GIRLI: “Girls Get Angry Too”! Well I was talking to someone, and they were like – “Girls don’t really get angry. They just get a little bit annoyed. Guys get super angry, they punch shit, and get aggressive.” And I was like “This is the biggest bullshit I’ve ever heard in my life!” So I was like “Fuck it”, and got my phone out and I wrote ‘Girls Get Angry Too’, and then just started writing all these lyrics. I kept adding to the lyrics, and then later on I wrote the whole song. Only in the last six months have I started experiencing how much belittling there is, if you’re a woman in the music industry, or the creative industries – I mean any industry really. Just the most stupid things – you get laughed at or spoken down to because you’re a woman. I rap in my songs, and whenever I say to someone I do music, they immediately assume I’m a singer. I sing in my songs, but I’m not a singer. They immediately assume that I don’t write my own songs, which I do!And they don’t even think about the possibly that I could rap in my songs. So when I say “I’m a rapper, I write my own songs, I like producing as well” – the shock on some people’s faces is just hilarious. Some people actually don’t believe me, some people laugh when I say I rap, like “Oh my God, that’s cute!’ If I was a guy they wouldn’t say “That’s cute!” So I just wanted to make this song. I also feel when I write songs I actually want them to say something. Even if it is a love song, I think it should still have a message. Because if you have a chance to say something in what you’re making…then I think you should rinse that!
KALTBLUT: So do you find your music gives you a music and platform on what you want to express?
GIRLI: I think so, definitely. The fact that there are people who just wanna hear the stuff that I write, means that I should put relevant and worthwhile things into it really. I think if you’re an artist and you have a platform, I feel like you have a social responsibility to actually use that to say something. Because there are so many people who just go through whole careers, and don’t do that. I feel like if you have any level of fame or recognition you have to use that. Which is why it really, really pisses me off when you see people as famous as the Kardashians, who do fuck all with that fame? Because it’s like – you know – use it! I feel like that’s a social responsibility.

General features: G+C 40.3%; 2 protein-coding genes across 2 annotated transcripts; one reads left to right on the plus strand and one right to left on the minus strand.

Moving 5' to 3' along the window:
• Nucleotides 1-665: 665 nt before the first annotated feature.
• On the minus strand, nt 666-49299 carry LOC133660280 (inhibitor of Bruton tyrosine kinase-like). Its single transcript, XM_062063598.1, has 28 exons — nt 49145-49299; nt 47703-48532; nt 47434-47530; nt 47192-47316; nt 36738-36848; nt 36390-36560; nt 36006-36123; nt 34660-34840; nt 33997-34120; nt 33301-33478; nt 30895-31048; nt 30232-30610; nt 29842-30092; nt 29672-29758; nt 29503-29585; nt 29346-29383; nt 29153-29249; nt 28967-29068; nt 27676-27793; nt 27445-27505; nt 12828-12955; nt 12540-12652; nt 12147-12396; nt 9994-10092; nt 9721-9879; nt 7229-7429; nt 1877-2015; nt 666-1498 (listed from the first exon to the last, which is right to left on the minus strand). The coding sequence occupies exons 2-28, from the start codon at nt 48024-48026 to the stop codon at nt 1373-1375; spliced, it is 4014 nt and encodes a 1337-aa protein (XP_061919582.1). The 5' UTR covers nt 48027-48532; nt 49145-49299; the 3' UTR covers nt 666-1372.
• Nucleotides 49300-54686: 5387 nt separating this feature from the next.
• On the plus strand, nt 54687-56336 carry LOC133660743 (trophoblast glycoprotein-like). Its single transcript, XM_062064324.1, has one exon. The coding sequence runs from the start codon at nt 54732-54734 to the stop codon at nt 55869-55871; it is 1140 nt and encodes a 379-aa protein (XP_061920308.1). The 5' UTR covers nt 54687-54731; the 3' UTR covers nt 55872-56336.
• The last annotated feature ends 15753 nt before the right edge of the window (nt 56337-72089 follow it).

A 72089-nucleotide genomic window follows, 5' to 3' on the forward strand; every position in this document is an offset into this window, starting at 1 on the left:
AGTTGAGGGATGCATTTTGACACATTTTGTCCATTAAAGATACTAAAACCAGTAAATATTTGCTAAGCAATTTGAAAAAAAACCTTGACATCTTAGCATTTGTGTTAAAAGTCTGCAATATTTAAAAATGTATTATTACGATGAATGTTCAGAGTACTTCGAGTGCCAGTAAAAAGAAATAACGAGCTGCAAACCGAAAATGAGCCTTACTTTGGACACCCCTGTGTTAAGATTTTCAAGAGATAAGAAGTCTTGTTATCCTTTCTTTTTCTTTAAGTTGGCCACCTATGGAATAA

KALTBLUT: How does performing live inspire you, and how are your shows a little bit different from your records, and what’s in your videos?
GIRLI: Well performing was the thing I did first, before I even wrote any music. I went out and I started doing covers, and then I went out with an iPod, and I would play a backing track of someone’s song and just sing on top of it. Because I just love getting on stage, and fucking writhing around. My shows are a chance for people to see a completely different side to me. I feel like shows, and just going to see music live, should do something completely different to how it sounds on the record. So when people come to my shows I want them to feel like they’re a kid again, and it’s like a playground. I don’t like stages, I feel like stages limit people, so I always just get off the stage, and jump around, and throw things out to the crowd, and involve people. My shows are super super fun.
KALTBLUT: So you’ve got an exciting London headline show planned this summer – what else have you got in the works for us?
GIRLI: There’s just a lot more music plans really! We were gonna do an EP, but we decided instead just to do loads of singles. I was like “Fuck the EP! Singles!” Because I’ve got so much music, and I really want people to hear it. So lots more of that. I’m playing quite a few festivals, Bestival, stuff like that. So it’s all gonna be cool – hotting up!
The single “Breaking My Phone” by Oscar featuring GIRLI is out now via Wichita Recordings. Buy it here.
22.09. Bodega / Nottingham, UK
23.09. Louisiana / Bristol, UK
24.09. Studio 2 / Liverpool, UK
26.09. Think Tank / Newcastle, UK
27.09. Hug and Pint / Glasgow, UK
28.09. Harley / Sheffield, UK
29.09. Nation of Shopkeepers / Leeds, UK
30.09. Soup Kitchen / Manchester, UK
01.10. The Rainbow / Birmingham, UK
03.10 Patterns / Brighton, UK
04.10. The Dome/ London, UK